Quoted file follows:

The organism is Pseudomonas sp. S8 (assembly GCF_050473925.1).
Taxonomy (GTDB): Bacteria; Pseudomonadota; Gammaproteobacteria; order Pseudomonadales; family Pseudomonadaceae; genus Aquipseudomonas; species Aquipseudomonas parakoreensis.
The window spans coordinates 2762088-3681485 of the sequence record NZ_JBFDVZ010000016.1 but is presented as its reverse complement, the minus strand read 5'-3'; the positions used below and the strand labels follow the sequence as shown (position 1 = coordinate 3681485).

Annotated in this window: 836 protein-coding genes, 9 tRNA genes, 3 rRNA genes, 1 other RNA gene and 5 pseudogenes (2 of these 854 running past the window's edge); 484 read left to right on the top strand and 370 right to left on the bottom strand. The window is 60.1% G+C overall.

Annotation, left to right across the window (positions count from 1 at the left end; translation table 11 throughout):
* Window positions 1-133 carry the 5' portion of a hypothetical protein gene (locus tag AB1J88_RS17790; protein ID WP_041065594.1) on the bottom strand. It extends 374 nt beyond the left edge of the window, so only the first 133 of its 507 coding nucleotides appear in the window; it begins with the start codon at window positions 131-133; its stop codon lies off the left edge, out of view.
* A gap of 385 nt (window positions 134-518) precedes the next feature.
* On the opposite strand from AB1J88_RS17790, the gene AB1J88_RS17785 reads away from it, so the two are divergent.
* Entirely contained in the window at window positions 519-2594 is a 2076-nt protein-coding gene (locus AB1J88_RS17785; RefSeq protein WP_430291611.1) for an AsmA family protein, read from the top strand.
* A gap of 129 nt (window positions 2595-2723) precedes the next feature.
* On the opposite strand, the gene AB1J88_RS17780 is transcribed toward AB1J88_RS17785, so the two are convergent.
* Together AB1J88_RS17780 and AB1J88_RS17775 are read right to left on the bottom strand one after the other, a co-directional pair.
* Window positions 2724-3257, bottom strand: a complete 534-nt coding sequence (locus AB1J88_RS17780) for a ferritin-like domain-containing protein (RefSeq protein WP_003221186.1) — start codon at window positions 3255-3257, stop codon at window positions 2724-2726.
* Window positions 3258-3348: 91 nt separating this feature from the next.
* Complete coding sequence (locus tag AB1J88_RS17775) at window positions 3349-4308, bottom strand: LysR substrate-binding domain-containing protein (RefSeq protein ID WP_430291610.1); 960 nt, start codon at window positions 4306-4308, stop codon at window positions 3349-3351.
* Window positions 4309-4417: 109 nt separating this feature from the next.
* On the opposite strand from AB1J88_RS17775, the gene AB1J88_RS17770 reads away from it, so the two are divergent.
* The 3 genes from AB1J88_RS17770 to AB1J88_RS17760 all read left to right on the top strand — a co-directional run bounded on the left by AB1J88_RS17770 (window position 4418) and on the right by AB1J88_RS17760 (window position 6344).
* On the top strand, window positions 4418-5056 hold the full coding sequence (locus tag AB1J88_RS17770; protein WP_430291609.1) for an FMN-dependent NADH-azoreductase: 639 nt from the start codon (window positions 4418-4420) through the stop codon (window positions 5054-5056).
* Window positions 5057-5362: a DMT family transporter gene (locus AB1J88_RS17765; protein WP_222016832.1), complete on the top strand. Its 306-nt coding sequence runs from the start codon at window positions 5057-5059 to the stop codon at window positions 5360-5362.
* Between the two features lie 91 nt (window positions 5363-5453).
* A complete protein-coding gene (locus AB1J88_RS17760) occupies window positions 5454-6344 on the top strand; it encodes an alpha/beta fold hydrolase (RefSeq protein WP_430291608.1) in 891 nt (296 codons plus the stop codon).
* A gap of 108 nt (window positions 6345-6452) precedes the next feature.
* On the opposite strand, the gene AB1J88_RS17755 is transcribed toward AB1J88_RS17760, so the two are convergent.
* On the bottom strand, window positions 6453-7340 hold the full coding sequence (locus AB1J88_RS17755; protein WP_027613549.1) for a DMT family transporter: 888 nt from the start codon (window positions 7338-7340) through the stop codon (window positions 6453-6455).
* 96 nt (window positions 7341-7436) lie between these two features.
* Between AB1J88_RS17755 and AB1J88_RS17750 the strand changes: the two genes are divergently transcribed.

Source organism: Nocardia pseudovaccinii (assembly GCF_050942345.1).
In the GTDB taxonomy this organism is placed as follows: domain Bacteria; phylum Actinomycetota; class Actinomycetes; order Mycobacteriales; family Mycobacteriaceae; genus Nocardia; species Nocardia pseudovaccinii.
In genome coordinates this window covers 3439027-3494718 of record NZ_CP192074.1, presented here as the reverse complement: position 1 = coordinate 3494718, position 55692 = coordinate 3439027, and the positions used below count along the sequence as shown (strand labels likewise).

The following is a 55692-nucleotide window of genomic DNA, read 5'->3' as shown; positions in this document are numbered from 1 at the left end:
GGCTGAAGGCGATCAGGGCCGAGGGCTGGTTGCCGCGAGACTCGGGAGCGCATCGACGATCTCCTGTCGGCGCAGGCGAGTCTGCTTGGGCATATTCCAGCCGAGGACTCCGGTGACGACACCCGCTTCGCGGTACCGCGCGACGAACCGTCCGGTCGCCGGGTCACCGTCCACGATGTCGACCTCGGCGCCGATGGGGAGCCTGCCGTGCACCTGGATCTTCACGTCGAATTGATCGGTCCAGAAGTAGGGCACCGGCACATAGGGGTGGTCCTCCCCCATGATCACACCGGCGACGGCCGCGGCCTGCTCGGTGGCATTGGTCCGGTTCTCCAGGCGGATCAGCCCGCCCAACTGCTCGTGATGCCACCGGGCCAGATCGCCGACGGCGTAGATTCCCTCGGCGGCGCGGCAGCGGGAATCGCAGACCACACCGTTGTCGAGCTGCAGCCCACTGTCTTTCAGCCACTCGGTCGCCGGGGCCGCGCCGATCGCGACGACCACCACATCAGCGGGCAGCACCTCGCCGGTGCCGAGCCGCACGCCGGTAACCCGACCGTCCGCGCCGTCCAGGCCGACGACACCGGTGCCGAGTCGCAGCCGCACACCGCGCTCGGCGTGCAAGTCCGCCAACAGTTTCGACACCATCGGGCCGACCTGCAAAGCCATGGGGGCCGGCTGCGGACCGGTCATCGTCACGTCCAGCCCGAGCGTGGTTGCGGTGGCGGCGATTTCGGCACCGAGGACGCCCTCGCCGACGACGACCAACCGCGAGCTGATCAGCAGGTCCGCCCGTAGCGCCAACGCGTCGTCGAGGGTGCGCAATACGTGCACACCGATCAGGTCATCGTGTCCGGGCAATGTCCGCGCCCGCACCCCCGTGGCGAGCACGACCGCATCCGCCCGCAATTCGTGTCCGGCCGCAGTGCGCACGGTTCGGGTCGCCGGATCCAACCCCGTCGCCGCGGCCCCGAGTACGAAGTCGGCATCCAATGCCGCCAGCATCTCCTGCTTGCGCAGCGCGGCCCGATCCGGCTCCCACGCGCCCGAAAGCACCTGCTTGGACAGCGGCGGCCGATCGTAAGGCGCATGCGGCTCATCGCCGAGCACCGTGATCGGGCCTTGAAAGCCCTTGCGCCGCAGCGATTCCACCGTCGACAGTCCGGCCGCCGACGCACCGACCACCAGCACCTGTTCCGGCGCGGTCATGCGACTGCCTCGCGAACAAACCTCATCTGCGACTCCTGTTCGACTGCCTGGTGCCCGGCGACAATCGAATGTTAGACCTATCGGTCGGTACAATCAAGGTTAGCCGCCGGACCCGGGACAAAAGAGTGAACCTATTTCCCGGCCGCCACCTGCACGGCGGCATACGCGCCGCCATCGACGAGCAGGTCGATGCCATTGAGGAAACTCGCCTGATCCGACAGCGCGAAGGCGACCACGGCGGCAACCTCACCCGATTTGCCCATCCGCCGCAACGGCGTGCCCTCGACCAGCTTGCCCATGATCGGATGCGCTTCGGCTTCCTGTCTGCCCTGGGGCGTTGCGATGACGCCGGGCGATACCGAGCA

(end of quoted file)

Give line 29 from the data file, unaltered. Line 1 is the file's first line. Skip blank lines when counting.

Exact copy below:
In the GTDB taxonomy this organism is placed as follows: domain Bacteria; phylum Actinomycetota; class Actinomycetes; order Mycobacteriales; family Mycobacteriaceae; genus Nocardia; species Nocardia pseudovaccinii.